When I learned of former Intel CEO Paul Otellini’s death this week, it wasn’t the big things about Paul that flashed through my mind—not his ushering in of the Wi-Fi era with Centrino laptop chips in 2003, not the massive restructuring of Intel he drove in 2006, not the surprising decision he made to retire in 2013.

Instead, it was a relatively small thing that, to me, said so much about Paul—and about Intel, the company he loved and served since he finished college. It also reminded me of what a serious leader says and does—some contrasting consolation in our current political era of hollow bluster.

That small thing was a simple remark Paul made to me in 2006, during the big restructuring, when I was running employee communications for the company.

In that role I didn’t report directly to Paul (my boss, the head of HR, did). But because of the size of the restructuring and Paul’s sensitivity to its impact on employees—thousands of employees leaving the company, major changes in executive roles, and large shifts in product priorities—my internal communications role meant I got to work more closely with Paul than I would have otherwise.

It seemed to me, then and now, that Paul sweated every detail of the restructuring, every change employees faced, every worry they might have about the company and its future.

With a change that big, and a leader that thoughtful, it’s tempting for a communications advisor to let a tone of high drama start to infuse the memos and presentations you’re drafting for the CEO. And that’s exactly what I was starting to do. Paul’s mantra during that time was “change before you’re forced to,” and in my effort to convey that message to employees I began to unintentionally inflate the story. In essence, I was taking a serious matter and enlarging it into something of cosmic proportion.

(This is another disease that we communications professionals are susceptible to—the “this is the most important moment in history!” fallacy.)

Paul recognized the slope I was slipping down. In one memo review he did some subtle nudging. “One or two mentions of ‘the stakes are high’ will go a long way,” he told me in an email. Still, my drafts kept showing that I wasn’t getting his point.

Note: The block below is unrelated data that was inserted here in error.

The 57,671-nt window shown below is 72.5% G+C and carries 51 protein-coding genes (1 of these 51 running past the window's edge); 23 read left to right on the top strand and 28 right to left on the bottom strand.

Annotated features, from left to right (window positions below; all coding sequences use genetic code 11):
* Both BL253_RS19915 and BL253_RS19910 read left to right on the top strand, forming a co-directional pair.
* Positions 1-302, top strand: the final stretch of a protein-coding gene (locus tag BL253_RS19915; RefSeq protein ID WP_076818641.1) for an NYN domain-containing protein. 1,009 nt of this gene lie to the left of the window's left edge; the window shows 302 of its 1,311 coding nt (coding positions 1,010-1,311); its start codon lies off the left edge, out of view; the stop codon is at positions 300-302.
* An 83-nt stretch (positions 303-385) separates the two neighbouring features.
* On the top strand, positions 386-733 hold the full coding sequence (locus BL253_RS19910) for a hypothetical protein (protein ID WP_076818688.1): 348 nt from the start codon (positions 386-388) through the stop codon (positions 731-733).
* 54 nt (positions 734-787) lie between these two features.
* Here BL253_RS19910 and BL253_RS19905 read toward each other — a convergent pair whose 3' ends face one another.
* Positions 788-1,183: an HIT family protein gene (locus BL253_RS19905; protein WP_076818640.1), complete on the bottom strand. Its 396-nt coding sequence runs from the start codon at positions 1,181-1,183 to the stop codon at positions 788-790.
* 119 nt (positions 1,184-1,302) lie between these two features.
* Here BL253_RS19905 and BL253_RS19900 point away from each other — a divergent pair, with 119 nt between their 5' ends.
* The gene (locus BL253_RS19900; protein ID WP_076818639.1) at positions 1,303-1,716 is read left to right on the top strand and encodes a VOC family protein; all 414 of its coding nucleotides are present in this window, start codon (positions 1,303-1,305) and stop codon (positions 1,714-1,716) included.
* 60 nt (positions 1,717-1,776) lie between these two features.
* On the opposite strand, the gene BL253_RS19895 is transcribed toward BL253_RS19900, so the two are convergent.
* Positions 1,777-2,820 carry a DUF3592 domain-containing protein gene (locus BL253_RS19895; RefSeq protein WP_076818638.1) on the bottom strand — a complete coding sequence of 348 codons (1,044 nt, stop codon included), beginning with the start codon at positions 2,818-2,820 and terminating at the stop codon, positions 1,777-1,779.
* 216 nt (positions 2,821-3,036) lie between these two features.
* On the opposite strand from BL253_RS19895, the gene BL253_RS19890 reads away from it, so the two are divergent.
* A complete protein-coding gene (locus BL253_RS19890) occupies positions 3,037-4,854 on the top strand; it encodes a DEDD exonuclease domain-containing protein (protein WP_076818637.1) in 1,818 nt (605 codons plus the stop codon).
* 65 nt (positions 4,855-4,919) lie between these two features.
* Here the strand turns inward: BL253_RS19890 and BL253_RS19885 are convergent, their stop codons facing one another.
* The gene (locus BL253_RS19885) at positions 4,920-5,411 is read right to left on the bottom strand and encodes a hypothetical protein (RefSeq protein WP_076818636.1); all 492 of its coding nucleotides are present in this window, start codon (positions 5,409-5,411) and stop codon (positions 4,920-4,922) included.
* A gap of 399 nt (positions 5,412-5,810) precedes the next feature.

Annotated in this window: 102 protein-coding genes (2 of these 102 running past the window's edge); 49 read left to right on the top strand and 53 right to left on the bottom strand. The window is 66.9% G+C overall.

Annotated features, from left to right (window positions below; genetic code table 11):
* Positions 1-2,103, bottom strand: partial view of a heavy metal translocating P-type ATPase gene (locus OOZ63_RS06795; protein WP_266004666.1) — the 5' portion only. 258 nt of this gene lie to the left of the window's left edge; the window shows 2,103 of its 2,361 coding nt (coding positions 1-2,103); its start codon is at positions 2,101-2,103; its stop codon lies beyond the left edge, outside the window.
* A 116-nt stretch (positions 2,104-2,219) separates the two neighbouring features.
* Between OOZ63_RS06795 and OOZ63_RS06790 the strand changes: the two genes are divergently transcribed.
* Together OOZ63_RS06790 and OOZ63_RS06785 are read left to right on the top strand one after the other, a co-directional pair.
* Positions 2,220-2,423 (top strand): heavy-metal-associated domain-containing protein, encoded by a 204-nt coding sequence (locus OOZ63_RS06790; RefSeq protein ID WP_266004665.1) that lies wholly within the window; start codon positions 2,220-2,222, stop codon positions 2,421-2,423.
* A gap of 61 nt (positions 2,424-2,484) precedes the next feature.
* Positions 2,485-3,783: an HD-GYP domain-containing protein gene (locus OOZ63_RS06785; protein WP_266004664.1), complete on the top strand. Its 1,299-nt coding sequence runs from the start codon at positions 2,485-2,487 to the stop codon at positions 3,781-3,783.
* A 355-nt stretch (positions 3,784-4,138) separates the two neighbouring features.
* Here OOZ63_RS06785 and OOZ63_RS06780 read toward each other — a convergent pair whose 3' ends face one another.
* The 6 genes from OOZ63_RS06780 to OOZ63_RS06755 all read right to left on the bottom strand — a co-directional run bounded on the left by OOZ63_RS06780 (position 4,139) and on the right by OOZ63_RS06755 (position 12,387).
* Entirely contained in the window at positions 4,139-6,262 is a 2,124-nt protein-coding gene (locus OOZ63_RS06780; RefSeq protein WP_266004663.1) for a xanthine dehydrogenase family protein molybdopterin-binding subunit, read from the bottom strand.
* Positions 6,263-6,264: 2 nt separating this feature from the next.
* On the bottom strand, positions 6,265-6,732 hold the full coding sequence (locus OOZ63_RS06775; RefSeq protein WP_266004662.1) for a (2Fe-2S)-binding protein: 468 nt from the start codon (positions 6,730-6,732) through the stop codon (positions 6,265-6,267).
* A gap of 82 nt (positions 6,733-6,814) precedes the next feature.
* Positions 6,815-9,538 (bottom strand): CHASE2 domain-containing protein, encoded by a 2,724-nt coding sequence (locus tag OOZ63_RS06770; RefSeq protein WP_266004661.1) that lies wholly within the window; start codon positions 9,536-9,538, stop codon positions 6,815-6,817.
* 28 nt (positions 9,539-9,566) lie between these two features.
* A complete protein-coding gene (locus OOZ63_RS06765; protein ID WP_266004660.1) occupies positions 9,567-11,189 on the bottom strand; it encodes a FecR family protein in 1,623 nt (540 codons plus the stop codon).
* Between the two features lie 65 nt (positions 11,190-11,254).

Finally, in one hallway meeting, he pointed to the draft memo in his hand, looked me in the eye, and gently said: “This isn’t Intel. This isn’t us.”

And I got it. Our restructuring was a serious matter, but not a cosmic one. The future of the company, and the fate of tens of thousands of employees, offered more than enough weight to get our attention, without my inflating things into existential scale. The details Paul was sweating—of revenue streams and cost structures and employee rosters—would provide all the threats and opportunities needed to help us take things seriously. No additional gilding would be required.

In this way Paul was channeling the spirit of one of his CEO predecessors, Andy Grove, whom Paul once served as technical assistant (in essence, chief of staff) during his remarkable Intel career progression. Andy had little patience with what he called “misty-eyed” posturing; he just wanted leaders like Paul to aim high and then guide employees through the painstaking steps to reach those heights.

And Paul did just that for Intel. To me he was always professional and respectful, frequently funny, and often appreciative, especially as, later, I got better at drafting memos that reflected his quiet seriousness. Along the way, he always knew who he was and who Intel was—and what he helped Intel become with his intelligence, grace, and patience as he taught so many of us how to be better at our own jobs.